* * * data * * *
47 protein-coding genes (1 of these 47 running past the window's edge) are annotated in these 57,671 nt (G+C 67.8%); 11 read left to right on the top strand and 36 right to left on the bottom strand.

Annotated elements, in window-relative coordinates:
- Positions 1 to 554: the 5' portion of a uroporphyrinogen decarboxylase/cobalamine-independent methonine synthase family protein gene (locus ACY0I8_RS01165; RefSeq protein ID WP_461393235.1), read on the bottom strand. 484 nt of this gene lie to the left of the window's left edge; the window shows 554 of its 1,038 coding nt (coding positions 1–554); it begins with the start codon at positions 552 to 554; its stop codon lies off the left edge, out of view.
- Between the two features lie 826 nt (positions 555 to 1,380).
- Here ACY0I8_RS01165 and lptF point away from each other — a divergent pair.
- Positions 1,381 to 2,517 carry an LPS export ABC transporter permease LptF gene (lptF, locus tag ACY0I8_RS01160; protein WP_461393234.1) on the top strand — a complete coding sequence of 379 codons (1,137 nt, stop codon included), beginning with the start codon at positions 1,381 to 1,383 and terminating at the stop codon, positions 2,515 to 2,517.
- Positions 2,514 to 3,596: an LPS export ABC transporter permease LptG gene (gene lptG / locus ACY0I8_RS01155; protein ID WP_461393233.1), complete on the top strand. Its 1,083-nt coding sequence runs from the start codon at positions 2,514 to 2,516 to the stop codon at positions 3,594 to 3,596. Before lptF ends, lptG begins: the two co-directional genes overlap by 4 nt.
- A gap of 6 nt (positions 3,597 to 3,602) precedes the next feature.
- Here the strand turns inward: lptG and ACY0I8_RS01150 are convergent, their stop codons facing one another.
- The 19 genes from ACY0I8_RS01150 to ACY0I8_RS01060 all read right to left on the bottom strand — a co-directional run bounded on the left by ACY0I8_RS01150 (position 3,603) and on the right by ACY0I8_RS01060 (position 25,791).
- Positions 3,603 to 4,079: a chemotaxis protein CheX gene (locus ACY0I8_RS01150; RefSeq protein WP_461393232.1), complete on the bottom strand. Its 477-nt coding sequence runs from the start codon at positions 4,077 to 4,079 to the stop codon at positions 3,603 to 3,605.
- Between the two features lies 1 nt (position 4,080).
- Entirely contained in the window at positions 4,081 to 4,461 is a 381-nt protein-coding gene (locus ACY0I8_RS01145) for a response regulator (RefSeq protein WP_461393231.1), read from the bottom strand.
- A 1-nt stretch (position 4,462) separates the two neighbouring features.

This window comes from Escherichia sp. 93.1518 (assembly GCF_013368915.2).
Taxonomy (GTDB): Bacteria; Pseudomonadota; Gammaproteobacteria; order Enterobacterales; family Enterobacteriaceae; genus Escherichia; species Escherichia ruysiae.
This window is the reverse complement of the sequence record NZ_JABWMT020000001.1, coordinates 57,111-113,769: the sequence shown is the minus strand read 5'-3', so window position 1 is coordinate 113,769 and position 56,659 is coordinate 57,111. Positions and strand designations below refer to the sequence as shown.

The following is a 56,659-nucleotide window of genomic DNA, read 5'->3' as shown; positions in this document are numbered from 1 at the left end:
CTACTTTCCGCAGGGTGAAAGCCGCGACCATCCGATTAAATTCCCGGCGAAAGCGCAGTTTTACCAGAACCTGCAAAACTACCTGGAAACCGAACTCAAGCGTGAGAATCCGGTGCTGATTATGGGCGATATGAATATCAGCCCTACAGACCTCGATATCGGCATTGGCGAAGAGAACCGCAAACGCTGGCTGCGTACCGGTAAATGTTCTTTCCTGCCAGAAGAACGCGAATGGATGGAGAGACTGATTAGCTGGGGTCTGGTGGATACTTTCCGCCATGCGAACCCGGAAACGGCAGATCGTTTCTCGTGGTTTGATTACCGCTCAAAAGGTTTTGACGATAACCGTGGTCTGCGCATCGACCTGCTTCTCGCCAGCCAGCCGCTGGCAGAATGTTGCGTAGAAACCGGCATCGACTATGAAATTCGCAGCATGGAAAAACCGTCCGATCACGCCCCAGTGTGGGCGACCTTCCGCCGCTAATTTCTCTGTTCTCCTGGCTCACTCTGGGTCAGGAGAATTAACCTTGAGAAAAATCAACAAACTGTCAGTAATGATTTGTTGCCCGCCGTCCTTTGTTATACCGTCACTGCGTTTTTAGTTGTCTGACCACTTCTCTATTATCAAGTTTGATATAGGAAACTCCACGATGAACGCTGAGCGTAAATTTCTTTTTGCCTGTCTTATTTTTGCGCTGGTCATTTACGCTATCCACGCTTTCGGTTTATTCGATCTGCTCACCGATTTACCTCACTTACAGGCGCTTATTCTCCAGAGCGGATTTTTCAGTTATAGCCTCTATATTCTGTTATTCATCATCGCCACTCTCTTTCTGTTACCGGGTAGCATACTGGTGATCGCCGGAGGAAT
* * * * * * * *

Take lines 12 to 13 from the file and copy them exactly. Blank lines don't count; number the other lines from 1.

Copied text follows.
- Between the two features lies 1 nt (position 4,080).
- Entirely contained in the window at positions 4,081 to 4,461 is a 381-nt protein-coding gene (locus ACY0I8_RS01145) for a response regulator (RefSeq protein WP_461393231.1), read from the bottom strand.